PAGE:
Alex Keble continues his Premier League club previews by discussing how potential big signings could transform Everton into European hopefuls in 2020/21...
"James could add the maverick creativity the club have lacked for some time (Gylfi Sigurdsson has not justified his price tag), while Allan is the metronomic midfield presence Everton are badly lacking."
Everton's disappointing end to the season, which saw them winn just one of their final six, has taken the gloss off of some solid work by Carlo Ancelotti since his appointment in December - and highlighted the extent of the rebuild job needed at Goodison Park.
Years of erratic transfer activity and a damaging turnover of managers has left Everton in a mess, with a big wage bill and bloated squad that reflects the wildly different tactical styles deployed by Ronald Koeman, Sam Allardyce, and Marco Silva over the last four years.
Fortunately, despite the financial implications of Covid-19, Ancelotti appears to have been given the funds needed to get them into shape.
State of play
Everton are on the up. Ancelotti's hybrid 4-4-2/4-3-3 was implanted quickly and efficiently last season, and on a good day they operated with an intelligence and sophistication that got the best out of key players Richarlison, Lucas Digne, and Dominic Calvert-Lewin. It might only take a couple of new players to make them a more consistent outfit ready to move back up to seventh.
And it doesn't get much more exciting for Everton fans than the prospect of James Rodriguez and Allan arriving from Real Madrid and Napoli respectively. James could add the maverick creativity the club have lacked for some time (Gylfi Sigurdsson has not justified his price tag), while Allan is the metronomic midfield presence Everton are badly lacking.
Both have played under Ancelotti before, suggesting there is less risk than first appears in signing older players on big contracts. If James and Allan arrive before the season starts, then all of a sudden Everton will fancy their chances of a fresh assault on the 'Big Six'.
Strengths & Weaknesses
Central midfield is undoubtedly the biggest problem area for Everton. They are consistently porous in the middle and the issue has only been exacerbated by Ancelotti's switch from a three to a two in the middle; Tom Davies, Andre Gomes, and Fabien Delph all lack the tenacity or defensive clout needed for a possession-based team, while Jean-Phillipe Gbamin, signed to replace Idrissa Gueye, only played twice before picking up a six-month injury in May.
Allan won't solve the problem entirely, although together with Abdoulaye Doucoure - rumoured to be joining from Watford - Ancelotti would come close to fixing that hole. Everton are also weak at centre-back, where they made far too many unforced errors last season.
However, there is a pleasing tactical consistency in Ancelotti's approach and it has yielded some fruitful relationships so far, most notably Calvert-Lewin's and Richarlison's partnership up front. They are supported very effectively by Digne, while Alex Iwobi has - in flashes - shown why he has the intelligence to function as the central midfielder and wide forward in the hybrid formation.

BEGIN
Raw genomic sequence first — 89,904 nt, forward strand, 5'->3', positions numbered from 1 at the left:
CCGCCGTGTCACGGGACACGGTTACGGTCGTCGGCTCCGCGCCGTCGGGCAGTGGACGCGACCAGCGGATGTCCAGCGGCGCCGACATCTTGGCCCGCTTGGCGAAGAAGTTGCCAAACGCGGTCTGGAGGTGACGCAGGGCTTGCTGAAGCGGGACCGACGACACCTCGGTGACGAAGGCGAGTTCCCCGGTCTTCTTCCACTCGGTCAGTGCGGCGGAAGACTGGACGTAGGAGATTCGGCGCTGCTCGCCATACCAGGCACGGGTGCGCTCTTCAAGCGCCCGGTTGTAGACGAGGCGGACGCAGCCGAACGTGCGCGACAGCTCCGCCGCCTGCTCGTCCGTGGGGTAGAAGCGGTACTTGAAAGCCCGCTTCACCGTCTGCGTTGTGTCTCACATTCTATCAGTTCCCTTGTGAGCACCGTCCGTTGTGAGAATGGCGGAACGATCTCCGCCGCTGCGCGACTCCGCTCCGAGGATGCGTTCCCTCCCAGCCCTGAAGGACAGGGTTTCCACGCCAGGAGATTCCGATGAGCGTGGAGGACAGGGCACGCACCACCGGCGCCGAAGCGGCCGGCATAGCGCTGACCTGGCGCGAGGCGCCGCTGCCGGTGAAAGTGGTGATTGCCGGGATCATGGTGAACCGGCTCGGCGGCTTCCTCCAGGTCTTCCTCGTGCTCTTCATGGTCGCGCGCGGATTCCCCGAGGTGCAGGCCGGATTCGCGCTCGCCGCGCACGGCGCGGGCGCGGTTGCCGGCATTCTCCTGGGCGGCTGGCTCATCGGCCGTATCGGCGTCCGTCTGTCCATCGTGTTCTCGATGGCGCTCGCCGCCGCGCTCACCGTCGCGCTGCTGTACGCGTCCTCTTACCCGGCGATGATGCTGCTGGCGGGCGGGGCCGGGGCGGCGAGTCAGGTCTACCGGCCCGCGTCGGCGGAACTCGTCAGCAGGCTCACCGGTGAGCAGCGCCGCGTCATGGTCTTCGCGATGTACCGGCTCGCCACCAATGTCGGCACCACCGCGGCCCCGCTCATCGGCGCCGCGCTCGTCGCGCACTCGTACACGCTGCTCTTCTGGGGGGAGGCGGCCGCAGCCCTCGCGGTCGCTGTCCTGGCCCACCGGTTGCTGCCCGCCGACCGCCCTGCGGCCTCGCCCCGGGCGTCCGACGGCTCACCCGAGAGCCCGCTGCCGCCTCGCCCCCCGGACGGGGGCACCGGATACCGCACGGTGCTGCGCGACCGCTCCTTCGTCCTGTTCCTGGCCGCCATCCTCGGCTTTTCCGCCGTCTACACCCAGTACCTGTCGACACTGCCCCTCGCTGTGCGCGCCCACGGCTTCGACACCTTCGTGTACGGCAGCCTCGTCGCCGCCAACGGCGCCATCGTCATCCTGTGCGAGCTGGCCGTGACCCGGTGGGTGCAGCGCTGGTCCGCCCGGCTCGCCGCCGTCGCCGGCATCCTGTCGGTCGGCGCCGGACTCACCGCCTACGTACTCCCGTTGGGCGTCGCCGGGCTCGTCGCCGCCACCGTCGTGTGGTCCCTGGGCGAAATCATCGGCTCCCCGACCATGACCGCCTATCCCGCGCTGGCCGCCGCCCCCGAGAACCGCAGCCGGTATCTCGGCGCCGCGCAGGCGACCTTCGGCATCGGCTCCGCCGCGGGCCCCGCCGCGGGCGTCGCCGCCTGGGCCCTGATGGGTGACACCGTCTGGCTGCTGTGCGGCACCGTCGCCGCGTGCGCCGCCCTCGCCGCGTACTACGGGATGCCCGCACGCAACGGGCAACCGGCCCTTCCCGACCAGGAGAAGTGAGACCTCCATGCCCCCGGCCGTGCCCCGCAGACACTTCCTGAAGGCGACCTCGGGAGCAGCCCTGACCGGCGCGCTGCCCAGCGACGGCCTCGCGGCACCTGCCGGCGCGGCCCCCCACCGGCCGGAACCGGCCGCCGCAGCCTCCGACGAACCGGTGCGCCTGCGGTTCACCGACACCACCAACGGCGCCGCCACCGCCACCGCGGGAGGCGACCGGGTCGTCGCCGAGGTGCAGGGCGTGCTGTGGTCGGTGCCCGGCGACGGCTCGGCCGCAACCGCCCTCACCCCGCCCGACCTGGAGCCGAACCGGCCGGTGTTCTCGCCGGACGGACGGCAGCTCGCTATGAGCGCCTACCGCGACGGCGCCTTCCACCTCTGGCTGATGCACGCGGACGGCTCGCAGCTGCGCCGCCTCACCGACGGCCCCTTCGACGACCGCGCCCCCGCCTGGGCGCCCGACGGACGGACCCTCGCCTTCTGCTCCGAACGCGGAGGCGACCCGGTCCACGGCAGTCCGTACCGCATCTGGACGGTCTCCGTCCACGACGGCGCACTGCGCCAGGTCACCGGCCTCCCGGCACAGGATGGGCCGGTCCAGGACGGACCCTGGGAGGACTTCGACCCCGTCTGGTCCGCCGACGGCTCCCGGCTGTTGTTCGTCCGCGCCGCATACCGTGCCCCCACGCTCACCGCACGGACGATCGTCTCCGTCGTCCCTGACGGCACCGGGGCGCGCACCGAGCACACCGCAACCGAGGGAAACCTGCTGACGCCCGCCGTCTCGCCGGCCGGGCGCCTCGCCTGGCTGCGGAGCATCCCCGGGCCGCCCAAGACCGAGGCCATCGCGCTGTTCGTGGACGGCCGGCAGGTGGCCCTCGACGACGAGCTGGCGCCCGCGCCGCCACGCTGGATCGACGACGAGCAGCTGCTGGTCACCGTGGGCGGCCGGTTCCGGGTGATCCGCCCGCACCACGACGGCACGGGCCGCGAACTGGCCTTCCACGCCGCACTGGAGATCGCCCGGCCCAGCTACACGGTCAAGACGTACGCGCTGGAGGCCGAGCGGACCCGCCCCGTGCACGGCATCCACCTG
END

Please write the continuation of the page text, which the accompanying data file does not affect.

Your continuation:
It isn't all about Allan and James, even if signing either will rightly be headline Premier League news. Everton must find a new centre-back with a firmer footing, which is easier said than done after their main target Gabriel Magalhaes signed for Arsenal.
Everton also need cover in the full-back positions following Leighton Baines' retirement and Djibril Sidibe's return to AS Monaco.
The Toffees need to get rid of several fringe players to avoid an uncomfortable couple of years dealing with FFP, but given they have an ageing squad it is unlikely the club will rake in big transfer fees to offset the spending on Allan, James, and Doucoure.
What supporters expect
Everton have finished in the top eight in 12 of the last 15 Premier League seasons. Their 12th-place finish in 2019/20 was their lowest since flirting with relegation in 2003/04, when Wayne Rooney was their top goalscorer. It is entirely reasonable, then, that with one of the world's most decorated managers at the helm, Toffees fans should expect to finish at least eighth this year.
The strength of Wolves and Leicester City, coupled with the rapid consolidation of power taking place among the Premier League's 'Big Six', means it will be a tough challenge for Ancelotti. A more important target is tangible progress on the pitch; if Everton finally find some consistent form and avoid those emotionally unstable periods of decline, 2020/21 will be considered a good season.
Look out for...
Kean making a mark: Moise Kean was one of the most highly-rated teenagers in world football when Everton pulled of a major coup last summer. He endured a nightmare first season in England, before ending the campaign with an excellent performance - and a first goal for the club - against Bournemouth on the final day. Perhaps that will be the catalyst.
Difficult Christmas: The December schedule is even more packed than usual thanks to the Premier League's September start, and as legs tire in winter Everton may find their form falls off a cliff. Over a 28 day period they play seven games, including Burnley (a), Chelsea (h), Leicester City (a), Arsenal (h), Sheff Utd (a) and Man City (h).